469 F2d 643 Humphries Friendly Finance Discount Corporation v. Humphries
469 F.2d 643
In the Matter of John Alvin HUMPHRIES, Bankrupt.
FRIENDLY FINANCE DISCOUNT CORPORATION, Appellant,
John Alvin HUMPHRIES, Bankrupt, Appellee.
No. 72-2282 Summary Calendar.*
United States Court of Appeals,
Nov. 20, 1972.
John Griffin Loftin, Monroe, La., for appellant.
Bennie Mac Farrar, Monroe, La., for appellee.
Before THORNBERRY, COLEMAN and INGRAHAM, Circuit Judges.
We are in agreement with the well reasoned opinion of the district court, appended hereto, and its judgment is affirmed.
EDWIN F. HUNTER, Jr., District Judge:
Friendly Finance filed for Review of the decision of the Referee who had denied its objection to discharge, in general, as the discharge of its particular debt. The debt in question amounts to approximately $5,000.00. John A. Humphries, the bankrupt, obtained loans totalling $2,800.00. He paid back $1,700.00. However, his indebtedness to Friendly Finance was increased in a little over a year to $4,000, plus an attorney's fee of $1,000.
Petitioner, Friendly Finance, alleges several errors in the findings: (1) the bankrupt committed offenses punishable by imprisonment under 18 U.S.C. Sec. 152; (2) he has failed to keep or preserve books; (3) he has transferred property to defraud or delay his creditors; and (4) he has not satisfactorily explained where his assets have gone. Any of the above, if correct, would require denial of the discharge generally. 11 U.S.C. Sec. 32(c), (1970). In addition, petitioner seeks to have its particular debt declared non-dischargeable because of its reliance on a materially false statement provided by the bankrupt.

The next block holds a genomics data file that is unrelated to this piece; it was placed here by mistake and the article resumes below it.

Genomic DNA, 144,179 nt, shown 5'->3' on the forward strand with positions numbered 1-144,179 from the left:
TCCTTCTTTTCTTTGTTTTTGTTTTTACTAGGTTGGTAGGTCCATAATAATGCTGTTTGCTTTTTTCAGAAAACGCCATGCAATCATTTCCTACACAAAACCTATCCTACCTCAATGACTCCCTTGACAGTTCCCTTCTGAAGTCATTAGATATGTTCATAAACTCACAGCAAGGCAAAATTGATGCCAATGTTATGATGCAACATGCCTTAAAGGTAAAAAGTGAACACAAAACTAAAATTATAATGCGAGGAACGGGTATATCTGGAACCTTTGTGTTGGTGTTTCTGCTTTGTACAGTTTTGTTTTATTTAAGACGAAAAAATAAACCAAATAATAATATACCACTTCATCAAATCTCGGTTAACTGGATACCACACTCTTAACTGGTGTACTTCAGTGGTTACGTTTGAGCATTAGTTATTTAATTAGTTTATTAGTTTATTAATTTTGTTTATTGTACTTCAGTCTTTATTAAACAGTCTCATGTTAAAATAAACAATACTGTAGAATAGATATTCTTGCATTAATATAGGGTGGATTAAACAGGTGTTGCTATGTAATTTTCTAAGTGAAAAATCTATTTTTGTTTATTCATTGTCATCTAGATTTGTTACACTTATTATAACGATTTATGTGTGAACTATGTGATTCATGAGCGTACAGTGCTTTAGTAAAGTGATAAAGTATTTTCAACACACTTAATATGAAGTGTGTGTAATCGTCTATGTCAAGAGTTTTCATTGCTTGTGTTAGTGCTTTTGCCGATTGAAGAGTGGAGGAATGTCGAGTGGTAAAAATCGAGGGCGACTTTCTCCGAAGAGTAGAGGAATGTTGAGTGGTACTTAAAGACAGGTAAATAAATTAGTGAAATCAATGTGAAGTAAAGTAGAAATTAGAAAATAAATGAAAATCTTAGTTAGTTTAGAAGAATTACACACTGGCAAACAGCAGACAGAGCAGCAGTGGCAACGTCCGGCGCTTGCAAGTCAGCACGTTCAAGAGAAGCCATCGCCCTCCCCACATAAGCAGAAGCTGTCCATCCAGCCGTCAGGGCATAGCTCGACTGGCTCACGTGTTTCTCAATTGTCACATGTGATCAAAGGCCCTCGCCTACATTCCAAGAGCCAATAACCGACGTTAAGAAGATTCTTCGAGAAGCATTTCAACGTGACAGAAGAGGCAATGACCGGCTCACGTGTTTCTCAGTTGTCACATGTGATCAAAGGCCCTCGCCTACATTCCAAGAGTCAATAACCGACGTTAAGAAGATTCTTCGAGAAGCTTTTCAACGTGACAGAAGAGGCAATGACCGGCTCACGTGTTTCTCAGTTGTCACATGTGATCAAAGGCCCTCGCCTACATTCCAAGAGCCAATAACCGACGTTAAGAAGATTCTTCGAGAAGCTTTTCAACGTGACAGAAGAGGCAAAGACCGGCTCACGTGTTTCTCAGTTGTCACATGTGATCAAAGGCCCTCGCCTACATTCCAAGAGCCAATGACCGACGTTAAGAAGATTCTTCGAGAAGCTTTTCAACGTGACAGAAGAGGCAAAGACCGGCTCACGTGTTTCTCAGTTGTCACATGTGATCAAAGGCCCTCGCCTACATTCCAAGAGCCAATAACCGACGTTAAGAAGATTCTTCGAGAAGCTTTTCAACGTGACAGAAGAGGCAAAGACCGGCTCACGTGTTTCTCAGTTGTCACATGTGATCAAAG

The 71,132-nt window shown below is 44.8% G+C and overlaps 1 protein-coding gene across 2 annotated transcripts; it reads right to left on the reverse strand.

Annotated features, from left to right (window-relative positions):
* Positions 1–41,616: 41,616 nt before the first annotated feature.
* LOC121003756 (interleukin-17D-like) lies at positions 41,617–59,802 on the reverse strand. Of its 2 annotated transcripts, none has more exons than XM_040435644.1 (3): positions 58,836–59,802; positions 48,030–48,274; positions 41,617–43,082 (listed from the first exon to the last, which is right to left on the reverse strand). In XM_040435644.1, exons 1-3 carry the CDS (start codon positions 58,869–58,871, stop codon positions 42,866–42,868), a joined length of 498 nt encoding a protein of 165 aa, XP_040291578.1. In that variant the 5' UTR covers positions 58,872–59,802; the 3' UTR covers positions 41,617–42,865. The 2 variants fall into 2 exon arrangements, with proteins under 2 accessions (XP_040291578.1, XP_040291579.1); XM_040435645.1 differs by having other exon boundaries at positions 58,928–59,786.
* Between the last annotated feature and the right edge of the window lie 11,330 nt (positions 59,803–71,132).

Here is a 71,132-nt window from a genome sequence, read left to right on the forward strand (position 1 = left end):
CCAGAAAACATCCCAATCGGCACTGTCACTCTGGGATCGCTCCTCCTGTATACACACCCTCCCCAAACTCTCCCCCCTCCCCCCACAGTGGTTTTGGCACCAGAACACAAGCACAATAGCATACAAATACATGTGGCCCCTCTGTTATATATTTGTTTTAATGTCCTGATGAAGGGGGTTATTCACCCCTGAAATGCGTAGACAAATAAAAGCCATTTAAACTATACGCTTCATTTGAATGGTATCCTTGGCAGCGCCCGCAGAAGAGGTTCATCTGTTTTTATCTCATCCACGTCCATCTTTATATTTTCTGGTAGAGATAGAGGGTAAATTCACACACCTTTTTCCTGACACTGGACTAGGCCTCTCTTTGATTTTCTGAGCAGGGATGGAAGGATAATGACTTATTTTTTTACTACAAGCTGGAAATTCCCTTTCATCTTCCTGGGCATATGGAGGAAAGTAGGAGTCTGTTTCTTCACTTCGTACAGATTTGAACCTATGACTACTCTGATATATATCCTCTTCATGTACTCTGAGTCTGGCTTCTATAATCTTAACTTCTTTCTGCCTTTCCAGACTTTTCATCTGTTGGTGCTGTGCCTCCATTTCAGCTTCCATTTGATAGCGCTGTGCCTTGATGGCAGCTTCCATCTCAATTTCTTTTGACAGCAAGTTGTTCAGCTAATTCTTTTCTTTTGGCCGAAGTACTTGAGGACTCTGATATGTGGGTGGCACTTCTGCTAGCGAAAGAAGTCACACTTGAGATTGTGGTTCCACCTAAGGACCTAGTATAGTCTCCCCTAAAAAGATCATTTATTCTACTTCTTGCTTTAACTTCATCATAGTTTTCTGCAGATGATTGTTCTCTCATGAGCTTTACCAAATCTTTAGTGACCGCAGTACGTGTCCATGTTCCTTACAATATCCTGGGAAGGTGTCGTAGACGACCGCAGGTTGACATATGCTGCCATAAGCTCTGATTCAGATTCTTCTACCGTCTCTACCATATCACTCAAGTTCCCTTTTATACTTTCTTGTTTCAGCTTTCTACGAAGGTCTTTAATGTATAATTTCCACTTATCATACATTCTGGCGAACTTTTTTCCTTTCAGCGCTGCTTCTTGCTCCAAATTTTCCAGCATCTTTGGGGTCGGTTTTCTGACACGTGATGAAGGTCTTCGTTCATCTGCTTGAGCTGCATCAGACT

Having exhaustively reviewed the record as a whole, and keeping in mind that findings of the Referee are to be set aside only when they are clearly erroneous, we affirm the findings. In re Hippler (W.D.La., 1968), 278 F.Supp. 753, 755. General Order 47; Porterfield v. Gerstel, 249 F.2d 634 (5th Cir., 1957); Phillips v. Baker (5th Cir., 1948), 165 F.2d 578.
The record indicates the bankrupt's omissions were a result of oversight and misunderstanding. There is no showing that his acts were done with a knowledge that they were untrue. Kentile Floors v. Winham (9th Cir., 1971), 440 F.2d 1128, 1130. In addition, the petitioner, in Assigned Error 3, alleges that property was transferred to defraud, delay or hinder the creditors. The facts simply do not substantiate that claim. No showing was made that the bankrupt had actual intent to hinder, delay or defraud creditors. Halpern v. Schwartz (2nd Cir., 1970), 426 F.2d 102, 104.
Specification of Errors 2 and 4 cannot be sustained. An ordinary wage earner is not required to keep books, and, as the Referee pointed out, nothing unusual exists in this case to require such action. Since the ordinary wage earner is not required to maintain books, he cannot be held accountable for each dollar he spent in the last three years. The general rule is that objections must be specific. All of the precise questions asked by the finance company have here been answered by the bankrupt.
We have previously considered the problem of the dischargeability of a particular debt when a finance company claims to have relied on a false statement. In re Dye, 330 F.Supp. 895 (W. D.La., 1971); Bazemore v. Stehling (5th Cir., 1968), 396 F.2d 701. The law applied to that case controls the present case. We therefore affirm the Referee in all particulars.